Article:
Category Archives: Federal Reserve

Federal Reserve areas of interest are interest rates and quantitative easing.

What’s up Here??? Part 2

On 9/2/2016 I make a post about bad economic numbers driving the market higher that day. That big day was caused by the market precipitants relief that this relieved pressure for an interest rate increase by the FED.

On Wednesday,  9/7/2016 the FED concluded a two day policy meeting in which they voted for no interest rate increase, as expected. On Thursday a couple of interest rate hawks who are members of the FED spoke out and opined that the economy had strengthened  and inflation was rising. These are two major factors that determine a raise in interest rates. They said, or inferred, that a rate increase was overdue. Even though they are non-voting members of the FED these prognostications scared the crap out of market precipitants, ie banks, hedge funds and other large money managers. These are the folks that move the markets.

blog-indu-60m-2-9-2016

The chart above shows us a 394.46 point decline in the market (Dow Jones Industrial Average) on Friday, 9/7/2016.

When I looked at the CME FED Watch Tool on Friday the expectation of a rate in September had moved up from 15 percent to 76 percent. These are the expectations and these are the numbers the market trades on.

Personally I don’t think there will be a rate increase before the election in November because of the effect it would have on the election. I would certainly look at such a move as an attempt to manipulate the result of that election.

For those of you who might have been in doubt about the effect of interest rates, or the expectation of a change in interest rates, you can now lay that thought aside.

Dave C

What’s up here???

08:31
July Trade Balance -$39.5 bln vs -$43.0 bln Briefing.com consensus
08:30
August Average Workweek 34.3 vs 34.5 Briefing.com consensus
08:30
August Unemployment Rate 4.9% vs 4.8% Briefing.com consensus
08:30
August Nonfarm Private Payrolls 126K vs 175K Briefing.com consensus
08:30
August Nonfarm Payrolls 151K vs 180K Briefing.com consensus; Prior revised to 275K from 255K
08:30
August Average Hourly Earnings M/M +0.1% vs +0.2% Briefing.com consensus

Courtesy of Briefing.com

With the exception of the July Trade Balance all these numbers are bad.

Below is a chart of the SPY pre-market movement this morning.

blog spy 5m 9-2-2016

The large (huge) candlestick at seven thirty CDT occurred when the reports came out.

Let’s start with the fact that expected consensus numbers are what the market reaction is keyed to.

Average Workweek came in at 34.3 versus consensus of 34.5.

Unemployment rate was 4.9 versus consensus of 4.8.

Nonfarm Private Payrolls were 126K versus175K.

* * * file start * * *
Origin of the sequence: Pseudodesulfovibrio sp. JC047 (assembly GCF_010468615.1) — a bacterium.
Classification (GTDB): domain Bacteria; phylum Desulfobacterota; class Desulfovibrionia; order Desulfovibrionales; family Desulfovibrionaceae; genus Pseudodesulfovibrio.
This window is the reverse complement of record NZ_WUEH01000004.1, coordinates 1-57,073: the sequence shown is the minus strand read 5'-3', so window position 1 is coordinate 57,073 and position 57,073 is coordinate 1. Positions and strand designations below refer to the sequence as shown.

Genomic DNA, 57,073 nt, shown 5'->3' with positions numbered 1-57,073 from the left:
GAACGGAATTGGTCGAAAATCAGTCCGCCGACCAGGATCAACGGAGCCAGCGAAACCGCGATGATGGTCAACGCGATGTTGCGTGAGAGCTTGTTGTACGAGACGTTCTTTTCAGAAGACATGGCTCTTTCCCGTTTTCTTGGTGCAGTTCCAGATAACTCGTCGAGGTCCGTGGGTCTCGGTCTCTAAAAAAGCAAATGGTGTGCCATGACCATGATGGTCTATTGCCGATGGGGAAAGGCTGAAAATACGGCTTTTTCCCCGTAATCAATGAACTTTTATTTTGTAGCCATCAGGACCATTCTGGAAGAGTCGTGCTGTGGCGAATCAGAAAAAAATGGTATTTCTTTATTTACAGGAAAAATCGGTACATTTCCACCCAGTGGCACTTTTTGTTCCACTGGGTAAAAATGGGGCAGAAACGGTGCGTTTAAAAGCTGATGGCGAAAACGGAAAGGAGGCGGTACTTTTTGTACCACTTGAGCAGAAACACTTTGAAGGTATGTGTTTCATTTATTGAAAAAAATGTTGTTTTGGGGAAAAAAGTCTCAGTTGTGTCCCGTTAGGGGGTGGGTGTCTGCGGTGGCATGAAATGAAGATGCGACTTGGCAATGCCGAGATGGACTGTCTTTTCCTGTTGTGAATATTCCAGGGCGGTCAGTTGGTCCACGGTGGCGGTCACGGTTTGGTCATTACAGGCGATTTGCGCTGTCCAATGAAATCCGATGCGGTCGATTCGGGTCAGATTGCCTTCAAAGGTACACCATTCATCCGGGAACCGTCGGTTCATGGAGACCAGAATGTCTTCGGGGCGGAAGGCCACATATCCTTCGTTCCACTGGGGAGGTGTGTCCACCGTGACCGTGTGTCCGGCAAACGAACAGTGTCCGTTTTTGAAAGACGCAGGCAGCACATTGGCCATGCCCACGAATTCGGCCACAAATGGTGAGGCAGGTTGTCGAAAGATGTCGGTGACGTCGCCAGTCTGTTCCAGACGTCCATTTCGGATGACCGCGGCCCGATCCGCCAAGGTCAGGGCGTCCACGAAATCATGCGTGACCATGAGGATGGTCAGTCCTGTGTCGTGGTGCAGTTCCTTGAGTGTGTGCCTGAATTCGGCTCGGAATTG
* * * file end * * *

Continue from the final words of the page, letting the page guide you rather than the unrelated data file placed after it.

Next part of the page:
Nonfarm Payrolls were 151 versus consensus of 180.

Average Hourly Earnings Month over Month were 0.01 versus consensus of 0.02.

All were worse than expected. So why the big rise in the market?

Remember all the chatter from the FED (Federal Reserve) and their various governors in the last month or so about finally pushing through an interest rate hike. This had become the consensus of the market. Things were looking up and a rate hike was long overdue. As most of you know higher interest rates are a drag on a higher market because of the higher cost of borrowing money which raises the cost of doing business.

The report this morning sharply reduced the chances of an interest rate hike in the near future. The change in expectations is the reason the market popped 120 points this morning.

Dave C

 

The Fed

The Federal Reserve is the central banking system of the United States. They were established in 1913 in response to a huge financial panic in 1907.

During my lifetime their primary concern was inflation. In 2008 they were assigned two new areas of responsibility, they were the markets and unemployment.

In December of 2008 Quantitative Easing started.

November 2008

Fed unveils $800 billion plan to bolster lending, housing

March 2009

Federal Reserve to buy $300 billion in longer-term Treasury bonds

November 2010

Federal Reserve to buy $600 billion in bonds

September 2011

Federal Reserve moves to lower interest rates on consumer loans with a $400 billion debt-swap program

June 2012

Fed extends ‘Operation Twist’

December 2012

Fed to launch QE3 by buying mortgage securities

May 2013

Bernanke tells Congress ‘step down’ in QE could come soon

September 2013

Fed decides not to taper

 

The Dow Jones dropped into the 6500’s and unemployment went over 10 percent before QE was started. Since inception, bank to bank overnight rates are one quarter of one percent or less. Unemployment has fallen under 6 percent and the Dow Jones Index is over 18000.Our national debt is now over 18 trillion and that doesn’t include the 6 trillion the Fed used to buy our own debt.

When the money stops, the market drops. In the last six years we have not had a single 10 percent correction. The reason is the continuing influx of money from the Fed. We did have a 7 or 8 percent correction when the Fed said they would slow or stop QE in 2014.

The point I am trying to make here is that you, the little guy with a few thousand bucks in the market, need to be paying attention to the Federal Reserve. If you don’t the big guys will get your money, again.

The way they do that is by reading the market, the same thing you can do, and then going short, which you can’t do in a IRA or 401k.

There’s a whole lot more to this thread.

Stay tuned.

Dave Cappaert